Prince Loves His Guitar


They weren't kidding when they told me that Prince was heavier live. 'Let's Go Crazy' is interspersed by countless, incomprehensively nimble blasts of guitar wizardry. When not tickling his instrument, Prince's hands fist-pump the air, so the crowd follow suit. He places his palms to his ears, and the crowd scream with abandon. He gracefully twirls his arms around in front of his body, forming a sort of moving, writhing snake sculpture. His band are heavy too. During 'Sign O The Times', Hannah Ford sets a new record for sheer drum-pounding-osity. At times, especially during the exuberant cover of Wild Cherry's 'Play That Funky Music', Ida Nielson's bass threatens to vibrate into the surrounding counties. “Y'all can't handle this,” notes Prince at one point, “it's getting too funky in here!” Donna Grantis is a virtuoso foil to Prince's concurrent axe work, but when Prince needs to sing, dance and jiggle around hands-free, she takes the reins and rocks out like only somebody good enough to be in Prince's band truly can. “There's been a move towards the guitar in recent years,” declares Prince (perhaps meaning “decades”). “That's what this group is about, 3rdEyeGirl. This song is about how I love them, and you, but not like I love my guitar!” This thundering cock-rock rendition of 2007's 'Guitar' backed by the powerhousing 3rdEyeGirl sounds like Led Zeppelin have been hired by the US army to simultaneously deafen Mega Shark, Giant Octopus, Mothra, and that thing from Cloverfield.


We Don't Know Who Prince Is


Now. Lyrically, 'Guitar' is a wee bit 'My Lovely Horse' from Father Ted, only it's about a guitar rather than a horse. It tells us almost nothing about its author, other than he possesses a romantic affection for his guitar. What do we know about Prince? We learn little of him from tonight's performance. We know he enjoys guitars. We know he enjoys sex (or did, nowadays he might prefer religion). We know he's an astonishingly versatile rock/soul singer and multi-instrumentalist who's assembled a phenomenal group of female musicians (and one male keyboardist). But who lies behind it? Who is Prince? Musically, he's part-Jimi Hendrix, part-James Brown, part-George Clinton, part-Michael Jackson, part-Stevie Wonder, but that doesn't really get to the bottom of his art. As for the individual who makes this art, we've still no idea. Prince is sexy because... well, okay, because he can move like no other man, he's preposterously good looking and talented and clever and doesn't seem to have aged and he puts on a good show and writes incredible music... but it's also because we know hardly anything about him. We can project onto him whatever we like. He's never allowed his audience to grow familiar (thus contemptuous) with who he really is. Even Prince's biographers admit that he remains an enigma. He's so mysterious that it's breathtakingly shocking just to see a sketch of the inside of his fridge and learn of his mustard. He'll be sexy forever because none of us will ever see his fusty old knickers slung across the top of the radiator (metaphorically speaking, and to borrow something Nick Hornby once wrote) or even come within a trillion light years' distance of Prince the person. Sure, stadium shows are meant to be slicker than Don Draper's hair in a pomade pitch-meeting, but in some ways Prince's performance is just too good, too smooth, too flawless. He's so talented that people are always comparing him to an alien (a sexy alien at that, rather than Predator or Alf), because his talent appears to transcend the conceivable abilities of any mere human being. And 3rdEyeGirl, who are glamorous and talented enough to back this sextra-terrestrial, are so perfect that they may risk resembling a group of Austin Powers fembots. The problem with being beyond human is that you lose your all-important human fragility.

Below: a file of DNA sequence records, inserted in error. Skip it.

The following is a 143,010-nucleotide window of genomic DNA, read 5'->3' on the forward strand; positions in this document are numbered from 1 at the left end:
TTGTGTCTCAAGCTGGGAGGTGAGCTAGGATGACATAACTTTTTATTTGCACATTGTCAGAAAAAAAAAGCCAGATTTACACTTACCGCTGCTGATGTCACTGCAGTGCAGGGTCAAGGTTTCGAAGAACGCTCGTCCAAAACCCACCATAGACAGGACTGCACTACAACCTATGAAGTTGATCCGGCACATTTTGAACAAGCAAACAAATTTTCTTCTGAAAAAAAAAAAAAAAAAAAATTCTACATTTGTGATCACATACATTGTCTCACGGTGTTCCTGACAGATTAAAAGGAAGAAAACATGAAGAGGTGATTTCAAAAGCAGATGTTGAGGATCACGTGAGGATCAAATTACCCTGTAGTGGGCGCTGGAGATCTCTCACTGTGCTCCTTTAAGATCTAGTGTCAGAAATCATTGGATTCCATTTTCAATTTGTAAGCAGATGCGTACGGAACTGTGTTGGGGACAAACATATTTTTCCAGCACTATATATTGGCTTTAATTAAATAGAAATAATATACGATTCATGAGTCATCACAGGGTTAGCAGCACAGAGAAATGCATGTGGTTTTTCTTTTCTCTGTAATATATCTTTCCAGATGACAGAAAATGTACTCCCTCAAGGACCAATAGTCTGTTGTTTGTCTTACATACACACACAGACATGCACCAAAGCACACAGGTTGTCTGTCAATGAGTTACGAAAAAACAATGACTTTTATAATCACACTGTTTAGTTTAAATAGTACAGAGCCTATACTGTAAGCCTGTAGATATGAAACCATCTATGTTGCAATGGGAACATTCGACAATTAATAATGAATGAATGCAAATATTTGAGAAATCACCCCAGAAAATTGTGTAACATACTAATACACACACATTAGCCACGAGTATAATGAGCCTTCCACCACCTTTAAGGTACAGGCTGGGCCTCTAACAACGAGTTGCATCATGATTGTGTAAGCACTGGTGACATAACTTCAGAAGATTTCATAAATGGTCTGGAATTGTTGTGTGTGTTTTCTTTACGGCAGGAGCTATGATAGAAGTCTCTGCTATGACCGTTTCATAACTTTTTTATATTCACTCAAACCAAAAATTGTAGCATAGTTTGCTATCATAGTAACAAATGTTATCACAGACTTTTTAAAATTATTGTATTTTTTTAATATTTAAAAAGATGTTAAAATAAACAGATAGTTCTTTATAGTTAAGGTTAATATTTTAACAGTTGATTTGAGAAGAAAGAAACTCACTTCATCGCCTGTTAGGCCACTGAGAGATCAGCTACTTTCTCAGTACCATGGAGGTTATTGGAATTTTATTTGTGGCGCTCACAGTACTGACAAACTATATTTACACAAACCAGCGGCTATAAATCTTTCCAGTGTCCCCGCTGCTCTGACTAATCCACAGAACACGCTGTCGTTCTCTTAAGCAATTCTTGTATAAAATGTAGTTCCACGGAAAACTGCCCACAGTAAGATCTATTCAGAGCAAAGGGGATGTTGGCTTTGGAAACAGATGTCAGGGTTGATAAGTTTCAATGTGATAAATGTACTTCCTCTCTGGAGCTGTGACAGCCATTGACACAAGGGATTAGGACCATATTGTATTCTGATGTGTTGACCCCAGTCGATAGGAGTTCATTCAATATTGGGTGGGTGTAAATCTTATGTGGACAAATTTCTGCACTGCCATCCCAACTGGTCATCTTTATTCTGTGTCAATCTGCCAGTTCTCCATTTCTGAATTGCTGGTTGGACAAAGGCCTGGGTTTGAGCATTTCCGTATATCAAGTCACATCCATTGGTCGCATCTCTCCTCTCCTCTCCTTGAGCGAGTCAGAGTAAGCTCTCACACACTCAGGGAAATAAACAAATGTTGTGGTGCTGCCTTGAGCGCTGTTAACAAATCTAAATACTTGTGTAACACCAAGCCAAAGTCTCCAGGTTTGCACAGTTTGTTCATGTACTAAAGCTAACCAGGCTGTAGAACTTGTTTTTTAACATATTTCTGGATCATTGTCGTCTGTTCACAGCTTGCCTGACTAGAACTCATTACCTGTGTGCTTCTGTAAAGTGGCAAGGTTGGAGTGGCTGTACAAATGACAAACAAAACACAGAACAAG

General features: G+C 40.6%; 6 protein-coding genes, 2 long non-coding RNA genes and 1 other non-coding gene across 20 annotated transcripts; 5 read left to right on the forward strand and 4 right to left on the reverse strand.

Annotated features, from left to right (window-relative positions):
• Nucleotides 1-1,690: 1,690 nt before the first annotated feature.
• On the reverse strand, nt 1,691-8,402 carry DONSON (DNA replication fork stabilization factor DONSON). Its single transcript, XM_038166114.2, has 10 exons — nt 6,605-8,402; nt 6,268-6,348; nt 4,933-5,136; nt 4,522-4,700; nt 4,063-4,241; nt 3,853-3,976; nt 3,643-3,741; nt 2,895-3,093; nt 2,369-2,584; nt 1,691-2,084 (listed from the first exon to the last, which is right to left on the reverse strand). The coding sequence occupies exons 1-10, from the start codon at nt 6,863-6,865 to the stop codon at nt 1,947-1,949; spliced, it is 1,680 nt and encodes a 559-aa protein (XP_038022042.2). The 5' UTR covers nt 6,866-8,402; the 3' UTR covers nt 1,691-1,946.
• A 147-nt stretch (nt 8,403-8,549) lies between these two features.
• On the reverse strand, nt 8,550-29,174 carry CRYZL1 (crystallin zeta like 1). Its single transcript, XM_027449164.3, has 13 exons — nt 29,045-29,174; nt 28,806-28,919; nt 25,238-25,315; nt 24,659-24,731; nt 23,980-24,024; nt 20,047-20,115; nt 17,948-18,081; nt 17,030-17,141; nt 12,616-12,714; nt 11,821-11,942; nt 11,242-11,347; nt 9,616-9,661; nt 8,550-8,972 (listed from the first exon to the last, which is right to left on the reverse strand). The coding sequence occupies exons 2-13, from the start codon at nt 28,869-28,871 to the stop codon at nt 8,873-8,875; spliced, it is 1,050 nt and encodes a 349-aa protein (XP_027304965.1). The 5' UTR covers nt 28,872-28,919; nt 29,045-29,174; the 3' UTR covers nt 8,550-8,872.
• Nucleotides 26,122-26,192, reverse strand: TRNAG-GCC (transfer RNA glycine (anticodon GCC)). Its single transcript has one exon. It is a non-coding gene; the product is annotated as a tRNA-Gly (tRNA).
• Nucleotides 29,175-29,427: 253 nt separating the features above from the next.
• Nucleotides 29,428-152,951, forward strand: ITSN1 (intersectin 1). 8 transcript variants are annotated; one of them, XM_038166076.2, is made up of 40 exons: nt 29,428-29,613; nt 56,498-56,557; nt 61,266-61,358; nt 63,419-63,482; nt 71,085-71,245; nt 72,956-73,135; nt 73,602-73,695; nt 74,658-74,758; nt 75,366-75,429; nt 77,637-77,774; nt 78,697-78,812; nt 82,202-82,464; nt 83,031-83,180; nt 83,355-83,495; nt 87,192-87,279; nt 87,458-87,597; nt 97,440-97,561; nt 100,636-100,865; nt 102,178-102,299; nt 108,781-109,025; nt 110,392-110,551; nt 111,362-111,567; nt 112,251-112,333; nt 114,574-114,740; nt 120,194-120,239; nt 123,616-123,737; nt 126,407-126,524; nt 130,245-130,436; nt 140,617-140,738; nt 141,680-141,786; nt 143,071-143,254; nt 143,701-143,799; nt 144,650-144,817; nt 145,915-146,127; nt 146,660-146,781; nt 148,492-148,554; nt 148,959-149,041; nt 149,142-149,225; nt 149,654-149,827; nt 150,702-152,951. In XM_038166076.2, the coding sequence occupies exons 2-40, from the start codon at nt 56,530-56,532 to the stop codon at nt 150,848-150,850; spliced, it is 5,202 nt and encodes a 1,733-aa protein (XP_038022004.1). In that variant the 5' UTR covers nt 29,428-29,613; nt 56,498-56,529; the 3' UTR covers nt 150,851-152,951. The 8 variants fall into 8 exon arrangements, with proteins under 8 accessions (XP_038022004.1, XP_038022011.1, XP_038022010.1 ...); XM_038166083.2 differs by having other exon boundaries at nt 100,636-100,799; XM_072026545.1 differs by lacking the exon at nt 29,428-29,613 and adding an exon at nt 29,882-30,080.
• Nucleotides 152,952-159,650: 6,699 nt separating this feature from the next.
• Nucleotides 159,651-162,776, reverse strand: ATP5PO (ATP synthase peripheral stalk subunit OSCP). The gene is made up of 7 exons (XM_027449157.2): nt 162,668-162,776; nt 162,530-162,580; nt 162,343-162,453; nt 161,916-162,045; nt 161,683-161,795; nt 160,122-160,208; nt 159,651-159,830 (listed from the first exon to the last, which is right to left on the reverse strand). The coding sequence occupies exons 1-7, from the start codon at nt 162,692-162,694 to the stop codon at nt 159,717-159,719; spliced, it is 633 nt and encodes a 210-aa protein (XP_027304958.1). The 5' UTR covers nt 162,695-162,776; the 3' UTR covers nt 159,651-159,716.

Thus, it comes as a relief when Prince hurls his guitar towards the side of the stage at the end of '1999' and it looks as though gravity's going to smash it into tiny pieces and a roadie leaps forward just a fraction of a second too late, fumbling his catch and inelegantly half-dropping Prince's fancy axe. Hooray! Look, there's a person! Like what we are. Slightly bodging his job. Like what we do. There's a glimpse of something more mortal when Prince plays 'How Come U Don't Call Me Anymore', alone, on his piano, and follows it with 'The Beautiful Ones' which climaxes with such a naked, raw, and canid howl that the audience's goosebumps threaten to explode into the air and shower back down on our heads like the appropriately-coloured confetti did during 'Purple Rain'.



Still, after all that time, after over two hit-filled hours and 30-odd songs that flew by faster than you can say “no photography permitted”, it's almost as if Prince pulled off some elaborate group-hallucination magic-mirror trick, and we never really saw behind the big purple curtain at all.